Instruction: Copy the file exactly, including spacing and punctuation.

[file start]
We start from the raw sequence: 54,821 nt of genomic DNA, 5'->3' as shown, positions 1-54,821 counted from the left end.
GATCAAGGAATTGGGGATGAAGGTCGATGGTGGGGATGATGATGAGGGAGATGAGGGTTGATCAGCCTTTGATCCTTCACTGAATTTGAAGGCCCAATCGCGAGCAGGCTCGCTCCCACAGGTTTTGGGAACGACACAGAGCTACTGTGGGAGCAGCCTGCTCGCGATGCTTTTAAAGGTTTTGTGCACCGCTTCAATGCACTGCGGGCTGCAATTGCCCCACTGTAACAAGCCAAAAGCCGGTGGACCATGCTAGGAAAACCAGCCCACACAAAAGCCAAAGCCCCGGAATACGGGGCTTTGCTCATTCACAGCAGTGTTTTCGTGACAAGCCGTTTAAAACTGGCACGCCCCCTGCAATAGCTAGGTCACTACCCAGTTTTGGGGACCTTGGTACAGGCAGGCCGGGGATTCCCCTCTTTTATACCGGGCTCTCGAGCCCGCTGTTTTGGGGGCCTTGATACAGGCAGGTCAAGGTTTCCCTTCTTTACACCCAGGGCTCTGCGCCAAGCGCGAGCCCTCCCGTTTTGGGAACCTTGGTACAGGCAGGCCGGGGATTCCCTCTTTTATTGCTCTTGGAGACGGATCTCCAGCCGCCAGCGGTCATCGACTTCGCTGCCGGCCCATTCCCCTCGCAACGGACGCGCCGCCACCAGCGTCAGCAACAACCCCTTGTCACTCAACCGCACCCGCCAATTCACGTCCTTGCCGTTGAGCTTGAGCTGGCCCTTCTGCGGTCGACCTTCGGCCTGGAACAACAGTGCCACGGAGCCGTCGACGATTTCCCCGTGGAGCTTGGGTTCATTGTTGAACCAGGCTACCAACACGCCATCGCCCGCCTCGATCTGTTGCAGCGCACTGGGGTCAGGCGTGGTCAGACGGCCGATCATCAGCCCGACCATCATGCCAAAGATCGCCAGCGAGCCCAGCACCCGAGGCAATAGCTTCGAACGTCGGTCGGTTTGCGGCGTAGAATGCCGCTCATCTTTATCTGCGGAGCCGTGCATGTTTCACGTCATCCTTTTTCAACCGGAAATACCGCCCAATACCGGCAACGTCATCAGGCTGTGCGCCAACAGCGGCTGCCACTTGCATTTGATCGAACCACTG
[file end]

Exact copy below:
We start from the raw sequence: 54,821 nt of genomic DNA, 5'->3' as shown, positions 1-54,821 counted from the left end.
GATCAAGGAATTGGGGATGAAGGTCGATGGTGGGGATGATGATGAGGGAGATGAGGGTTGATCAGCCTTTGATCCTTCACTGAATTTGAAGGCCCAATCGCGAGCAGGCTCGCTCCCACAGGTTTTGGGAACGACACAGAGCTACTGTGGGAGCAGCCTGCTCGCGATGCTTTTAAAGGTTTTGTGCACCGCTTCAATGCACTGCGGGCTGCAATTGCCCCACTGTAACAAGCCAAAAGCCGGTGGACCATGCTAGGAAAACCAGCCCACACAAAAGCCAAAGCCCCGGAATACGGGGCTTTGCTCATTCACAGCAGTGTTTTCGTGACAAGCCGTTTAAAACTGGCACGCCCCCTGCAATAGCTAGGTCACTACCCAGTTTTGGGGACCTTGGTACAGGCAGGCCGGGGATTCCCCTCTTTTATACCGGGCTCTCGAGCCCGCTGTTTTGGGGGCCTTGATACAGGCAGGTCAAGGTTTCCCTTCTTTACACCCAGGGCTCTGCGCCAAGCGCGAGCCCTCCCGTTTTGGGAACCTTGGTACAGGCAGGCCGGGGATTCCCTCTTTTATTGCTCTTGGAGACGGATCTCCAGCCGCCAGCGGTCATCGACTTCGCTGCCGGCCCATTCCCCTCGCAACGGACGCGCCGCCACCAGCGTCAGCAACAACCCCTTGTCACTCAACCGCACCCGCCAATTCACGTCCTTGCCGTTGAGCTTGAGCTGGCCCTTCTGCGGTCGACCTTCGGCCTGGAACAACAGTGCCACGGAGCCGTCGACGATTTCCCCGTGGAGCTTGGGTTCATTGTTGAACCAGGCTACCAACACGCCATCGCCCGCCTCGATCTGTTGCAGCGCACTGGGGTCAGGCGTGGTCAGACGGCCGATCATCAGCCCGACCATCATGCCAAAGATCGCCAGCGAGCCCAGCACCCGAGGCAATAGCTTCGAACGTCGGTCGGTTTGCGGCGTAGAATGCCGCTCATCTTTATCTGCGGAGCCGTGCATGTTTCACGTCATCCTTTTTCAACCGGAAATACCGCCCAATACCGGCAACGTCATCAGGCTGTGCGCCAACAGCGGCTGCCACTTGCATTTGATCGAACCACTG